Winner of four grands prix and runner-up in the 1999 championship, Eddie Jordan believes Eddie Irvine could have a title if he hadn’t have been so lazy.
Irvine made his first appearance in Formula 1 in 1993, competing in two grands prix with Jordan.
One of those is fabled in the sport’s history books as Irvine earned the ire of triple World Champion Ayrton Senna when he unlapped himself off the Brazilian at the Japanese Grand Prix. Senna punched him for his efforts.
Irvine stayed with Jordan in 1994 and 1995 before moving to Ferrari where he partnered Michael Schumacher from 1996 to 1999. Second fiddle to the German, the Ulsterman still managed to win four races on his way to runner-up in the 1999 championship.
He spent the last three years of his F1 career retiring from more races than he finished with Jaguar.
His former team boss Jordan reckons it could have been a very different story had Irvine spent more time working on his fitness instead of partying in nightclubs.
“That was just to get Eddie Irvine up and do something because he used to sit on his butt all day in his apartment,” he told Off the Ball. “He’s the laziest driver of all time.
“That’s a shame, because he could’ve become World Champion so easy.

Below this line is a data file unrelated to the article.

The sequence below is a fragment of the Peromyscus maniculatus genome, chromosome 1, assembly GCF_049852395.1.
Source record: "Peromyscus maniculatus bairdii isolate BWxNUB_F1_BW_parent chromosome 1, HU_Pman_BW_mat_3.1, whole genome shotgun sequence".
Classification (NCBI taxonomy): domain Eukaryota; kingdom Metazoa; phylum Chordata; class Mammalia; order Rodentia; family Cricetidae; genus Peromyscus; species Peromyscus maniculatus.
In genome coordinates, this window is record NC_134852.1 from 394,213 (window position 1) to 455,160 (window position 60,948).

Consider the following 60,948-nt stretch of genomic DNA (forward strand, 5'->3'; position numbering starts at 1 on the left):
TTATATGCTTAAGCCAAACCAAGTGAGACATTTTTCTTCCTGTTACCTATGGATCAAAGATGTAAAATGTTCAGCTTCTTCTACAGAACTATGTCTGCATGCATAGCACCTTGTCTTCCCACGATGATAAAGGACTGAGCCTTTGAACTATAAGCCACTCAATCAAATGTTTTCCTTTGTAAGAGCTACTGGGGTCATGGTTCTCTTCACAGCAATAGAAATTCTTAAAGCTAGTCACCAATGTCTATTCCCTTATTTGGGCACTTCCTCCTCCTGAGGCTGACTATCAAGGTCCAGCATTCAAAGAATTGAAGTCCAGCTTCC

“That was his style. He was a guy from the nightclub guy and didn’t wake up until 12 o’clock in the day or sometimes even later.
“My attitude to him was, I went out and hired a teacher who used to look after my gym classes twice a week and said ‘Barry will you please come sort this guy out’.
“I intimidated him into almost embarrassment to ensure that Irvine would be out running around the streets of Oxford in the morning.
— Off The Ball (@offtheball) April 14, 2020
“I often wondered then whether he was on his way home from the clubs or had just gotten up.
“But that was Eddie Irvine, he was a different animal.
“He was hilarious to work with, but very infuriating I tell you. He used to drive me around the twist.
“But that’s the way life is. Sport kicks up all sorts of wonderful characters.”
Asked if Irvine got by on talent alone, EJ replied: “Well it certainly wasn’t his fitness.
“He had a very cunning way of doing things and on reflection he was probably one of the cleverest and smartest by guile and intuition.
“He had a great ability to know where he was and maximise it.”
Check out this brand new video from our friends at Racing Statistics. The 2003 Constructors’ Championship in time-lapse form: